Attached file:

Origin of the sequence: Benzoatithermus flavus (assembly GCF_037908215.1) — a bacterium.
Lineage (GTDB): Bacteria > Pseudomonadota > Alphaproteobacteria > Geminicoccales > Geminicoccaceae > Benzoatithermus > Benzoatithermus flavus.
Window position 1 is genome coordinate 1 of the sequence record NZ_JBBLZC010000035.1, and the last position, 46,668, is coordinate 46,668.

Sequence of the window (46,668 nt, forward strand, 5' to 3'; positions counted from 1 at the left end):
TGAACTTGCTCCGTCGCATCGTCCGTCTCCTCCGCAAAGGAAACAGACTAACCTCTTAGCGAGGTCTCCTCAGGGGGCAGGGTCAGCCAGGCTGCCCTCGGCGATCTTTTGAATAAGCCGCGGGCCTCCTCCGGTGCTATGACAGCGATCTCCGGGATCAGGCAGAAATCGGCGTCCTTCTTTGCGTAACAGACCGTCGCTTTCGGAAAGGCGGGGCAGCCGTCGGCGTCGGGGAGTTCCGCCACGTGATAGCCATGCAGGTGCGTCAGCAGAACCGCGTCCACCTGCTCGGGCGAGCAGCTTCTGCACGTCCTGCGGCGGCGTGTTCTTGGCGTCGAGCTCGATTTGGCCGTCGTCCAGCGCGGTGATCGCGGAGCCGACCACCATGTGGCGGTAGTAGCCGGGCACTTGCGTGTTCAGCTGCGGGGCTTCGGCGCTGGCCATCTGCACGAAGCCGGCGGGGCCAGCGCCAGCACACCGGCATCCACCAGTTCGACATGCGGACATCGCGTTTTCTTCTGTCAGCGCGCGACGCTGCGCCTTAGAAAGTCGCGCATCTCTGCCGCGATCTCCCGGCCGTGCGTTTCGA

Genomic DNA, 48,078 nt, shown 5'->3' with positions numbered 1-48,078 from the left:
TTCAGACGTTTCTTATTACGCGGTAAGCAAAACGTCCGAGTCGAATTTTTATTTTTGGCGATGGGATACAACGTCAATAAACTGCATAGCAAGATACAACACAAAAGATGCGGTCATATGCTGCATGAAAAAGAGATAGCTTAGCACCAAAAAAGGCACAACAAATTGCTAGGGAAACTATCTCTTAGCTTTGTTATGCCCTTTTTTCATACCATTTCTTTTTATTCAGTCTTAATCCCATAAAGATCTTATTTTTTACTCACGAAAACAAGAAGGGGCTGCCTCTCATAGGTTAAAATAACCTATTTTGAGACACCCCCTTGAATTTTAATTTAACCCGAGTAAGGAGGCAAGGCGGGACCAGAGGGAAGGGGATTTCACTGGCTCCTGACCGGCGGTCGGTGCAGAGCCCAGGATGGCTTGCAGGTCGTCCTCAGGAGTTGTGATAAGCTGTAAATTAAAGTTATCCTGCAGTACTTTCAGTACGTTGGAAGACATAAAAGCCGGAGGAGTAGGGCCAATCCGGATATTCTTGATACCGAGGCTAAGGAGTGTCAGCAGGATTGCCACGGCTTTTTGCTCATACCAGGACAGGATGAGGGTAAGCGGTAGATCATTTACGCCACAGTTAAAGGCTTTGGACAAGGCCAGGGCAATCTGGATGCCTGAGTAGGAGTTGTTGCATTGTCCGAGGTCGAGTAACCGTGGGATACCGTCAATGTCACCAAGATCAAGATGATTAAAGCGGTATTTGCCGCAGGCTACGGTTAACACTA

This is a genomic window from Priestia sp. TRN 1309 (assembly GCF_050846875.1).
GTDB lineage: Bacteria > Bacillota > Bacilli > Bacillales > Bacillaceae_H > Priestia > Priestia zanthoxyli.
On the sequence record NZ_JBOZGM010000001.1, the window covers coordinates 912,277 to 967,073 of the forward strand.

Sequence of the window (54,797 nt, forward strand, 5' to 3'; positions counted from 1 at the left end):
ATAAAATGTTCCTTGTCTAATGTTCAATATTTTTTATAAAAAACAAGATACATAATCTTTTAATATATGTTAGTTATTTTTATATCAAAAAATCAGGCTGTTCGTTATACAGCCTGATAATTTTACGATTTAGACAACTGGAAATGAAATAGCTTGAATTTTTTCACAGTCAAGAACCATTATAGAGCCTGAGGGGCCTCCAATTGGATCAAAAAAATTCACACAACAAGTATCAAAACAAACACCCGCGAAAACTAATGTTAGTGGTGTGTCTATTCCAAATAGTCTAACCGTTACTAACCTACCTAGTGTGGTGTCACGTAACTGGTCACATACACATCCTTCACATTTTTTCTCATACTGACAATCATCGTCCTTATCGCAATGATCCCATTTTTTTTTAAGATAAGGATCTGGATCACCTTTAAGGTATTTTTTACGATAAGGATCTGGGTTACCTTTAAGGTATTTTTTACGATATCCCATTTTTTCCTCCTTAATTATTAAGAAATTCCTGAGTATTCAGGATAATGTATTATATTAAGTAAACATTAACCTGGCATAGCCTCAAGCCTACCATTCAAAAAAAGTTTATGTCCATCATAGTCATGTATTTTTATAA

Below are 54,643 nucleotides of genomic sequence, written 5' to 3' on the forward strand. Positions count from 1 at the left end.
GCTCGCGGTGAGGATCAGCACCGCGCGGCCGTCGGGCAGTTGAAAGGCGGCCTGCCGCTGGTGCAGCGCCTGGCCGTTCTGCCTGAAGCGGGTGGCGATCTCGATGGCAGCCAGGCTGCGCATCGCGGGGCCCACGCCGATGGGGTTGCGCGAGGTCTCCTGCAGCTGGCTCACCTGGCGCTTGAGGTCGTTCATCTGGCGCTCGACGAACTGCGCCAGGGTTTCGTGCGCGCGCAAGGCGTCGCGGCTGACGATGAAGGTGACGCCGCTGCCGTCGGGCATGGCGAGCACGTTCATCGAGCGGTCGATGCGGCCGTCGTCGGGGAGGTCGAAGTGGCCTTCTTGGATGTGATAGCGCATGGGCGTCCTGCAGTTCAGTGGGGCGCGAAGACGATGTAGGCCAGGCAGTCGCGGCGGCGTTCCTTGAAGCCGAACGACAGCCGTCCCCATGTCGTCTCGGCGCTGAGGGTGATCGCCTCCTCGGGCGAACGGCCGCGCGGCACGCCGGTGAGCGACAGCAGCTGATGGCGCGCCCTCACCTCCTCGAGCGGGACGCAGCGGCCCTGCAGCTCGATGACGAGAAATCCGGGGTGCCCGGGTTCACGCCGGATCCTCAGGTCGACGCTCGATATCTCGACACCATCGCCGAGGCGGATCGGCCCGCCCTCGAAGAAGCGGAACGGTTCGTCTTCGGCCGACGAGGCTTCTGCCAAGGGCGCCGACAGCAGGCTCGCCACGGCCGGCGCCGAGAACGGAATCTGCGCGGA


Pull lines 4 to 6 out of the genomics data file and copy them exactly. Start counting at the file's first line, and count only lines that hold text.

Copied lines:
Sequence of the window (46,668 nt, forward strand, 5' to 3'; positions counted from 1 at the left end):
TGAACTTGCTCCGTCGCATCGTCCGTCTCCTCCGCAAAGGAAACAGACTAACCTCTTAGCGAGGTCTCCTCAGGGGGCAGGGTCAGCCAGGCTGCCCTCGGCGATCTTTTGAATAAGCCGCGGGCCTCCTCCGGTGCTATGACAGCGATCTCCGGGATCAGGCAGAAATCGGCGTCCTTCTTTGCGTAACAGACCGTCGCTTTCGGAAAGGCGGGGCAGCCGTCGGCGTCGGGGAGTTCCGCCACGTGATAGCCATGCAGGTGCGTCAGCAGAACCGCGTCCACCTGCTCGGGCGAGCAGCTTCTGCACGTCCTGCGGCGGCGTGTTCTTGGCGTCGAGCTCGATTTGGCCGTCGTCCAGCGCGGTGATCGCGGAGCCGACCACCATGTGGCGGTAGTAGCCGGGCACTTGCGTGTTCAGCTGCGGGGCTTCGGCGCTGGCCATCTGCACGAAGCCGGCGGGGCCAGCGCCAGCACACCGGCATCCACCAGTTCGACATGCGGACATCGCGTTTTCTTCTGTCAGCGCGCGACGCTGCGCCTTAGAAAGTCGCGCATCTCTGCCGCGATCTCCCGGCCGTGCGTTTCGA

Genomic DNA, 48,078 nt, shown 5'->3' with positions numbered 1-48,078 from the left: